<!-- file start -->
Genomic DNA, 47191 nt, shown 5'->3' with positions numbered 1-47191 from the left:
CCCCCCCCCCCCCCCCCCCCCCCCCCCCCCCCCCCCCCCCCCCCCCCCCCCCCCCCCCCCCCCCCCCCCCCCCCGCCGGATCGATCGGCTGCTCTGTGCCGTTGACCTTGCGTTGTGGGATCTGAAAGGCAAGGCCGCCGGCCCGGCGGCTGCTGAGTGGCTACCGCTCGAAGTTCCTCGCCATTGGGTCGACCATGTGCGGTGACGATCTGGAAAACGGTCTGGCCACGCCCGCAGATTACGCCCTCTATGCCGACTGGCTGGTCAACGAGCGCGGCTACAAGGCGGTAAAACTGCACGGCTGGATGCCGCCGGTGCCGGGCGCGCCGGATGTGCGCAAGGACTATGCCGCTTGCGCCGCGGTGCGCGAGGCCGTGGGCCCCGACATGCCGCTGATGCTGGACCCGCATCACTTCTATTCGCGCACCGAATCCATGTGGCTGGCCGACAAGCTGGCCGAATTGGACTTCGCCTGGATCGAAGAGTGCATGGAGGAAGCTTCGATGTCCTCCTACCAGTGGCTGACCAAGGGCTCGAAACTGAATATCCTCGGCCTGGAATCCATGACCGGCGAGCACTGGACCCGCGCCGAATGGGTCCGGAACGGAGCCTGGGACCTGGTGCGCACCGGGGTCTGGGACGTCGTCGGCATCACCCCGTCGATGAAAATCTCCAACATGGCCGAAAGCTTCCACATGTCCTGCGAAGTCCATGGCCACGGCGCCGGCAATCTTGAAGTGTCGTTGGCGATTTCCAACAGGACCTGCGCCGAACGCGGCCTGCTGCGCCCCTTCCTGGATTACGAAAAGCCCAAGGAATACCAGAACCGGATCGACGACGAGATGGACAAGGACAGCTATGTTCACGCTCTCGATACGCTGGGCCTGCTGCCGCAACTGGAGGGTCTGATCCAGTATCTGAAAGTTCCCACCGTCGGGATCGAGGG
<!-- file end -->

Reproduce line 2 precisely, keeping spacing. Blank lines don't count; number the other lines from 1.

CCCCCCCCCCCCCCCCCCCCCCCCCCCCCCCCCCCCCCCCCCCCCCCCCCCCCCCCCCCCCCCCCCCCCCCCCCGCCGGATCGATCGGCTGCTCTGTGCCGTTGACCTTGCGTTGTGGGATCTGAAAGGCAAGGCCGCCGGCCCGGCGGCTGCTGAGTGGCTACCGCTCGAAGTTCCTCGCCATTGGGTCGACCATGTGCGGTGACGATCTGGAAAACGGTCTGGCCACGCCCGCAGATTACGCCCTCTATGCCGACTGGCTGGTCAACGAGCGCGGCTACAAGGCGGTAAAACTGCACGGCTGGATGCCGCCGGTGCCGGGCGCGCCGGATGTGCGCAAGGACTATGCCGCTTGCGCCGCGGTGCGCGAGGCCGTGGGCCCCGACATGCCGCTGATGCTGGACCCGCATCACTTCTATTCGCGCACCGAATCCATGTGGCTGGCCGACAAGCTGGCCGAATTGGACTTCGCCTGGATCGAAGAGTGCATGGAGGAAGCTTCGATGTCCTCCTACCAGTGGCTGACCAAGGGCTCGAAACTGAATATCCTCGGCCTGGAATCCATGACCGGCGAGCACTGGACCCGCGCCGAATGGGTCCGGAACGGAGCCTGGGACCTGGTGCGCACCGGGGTCTGGGACGTCGTCGGCATCACCCCGTCGATGAAAATCTCCAACATGGCCGAAAGCTTCCACATGTCCTGCGAAGTCCATGGCCACGGCGCCGGCAATCTTGAAGTGTCGTTGGCGATTTCCAACAGGACCTGCGCCGAACGCGGCCTGCTGCGCCCCTTCCTGGATTACGAAAAGCCCAAGGAATACCAGAACCGGATCGACGACGAGATGGACAAGGACAGCTATGTTCACGCTCTCGATACGCTGGGCCTGCTGCCGCAACTGGAGGGTCTGATCCAGTATCTGAAAGTTCCCACCGTCGGGATCGAGGG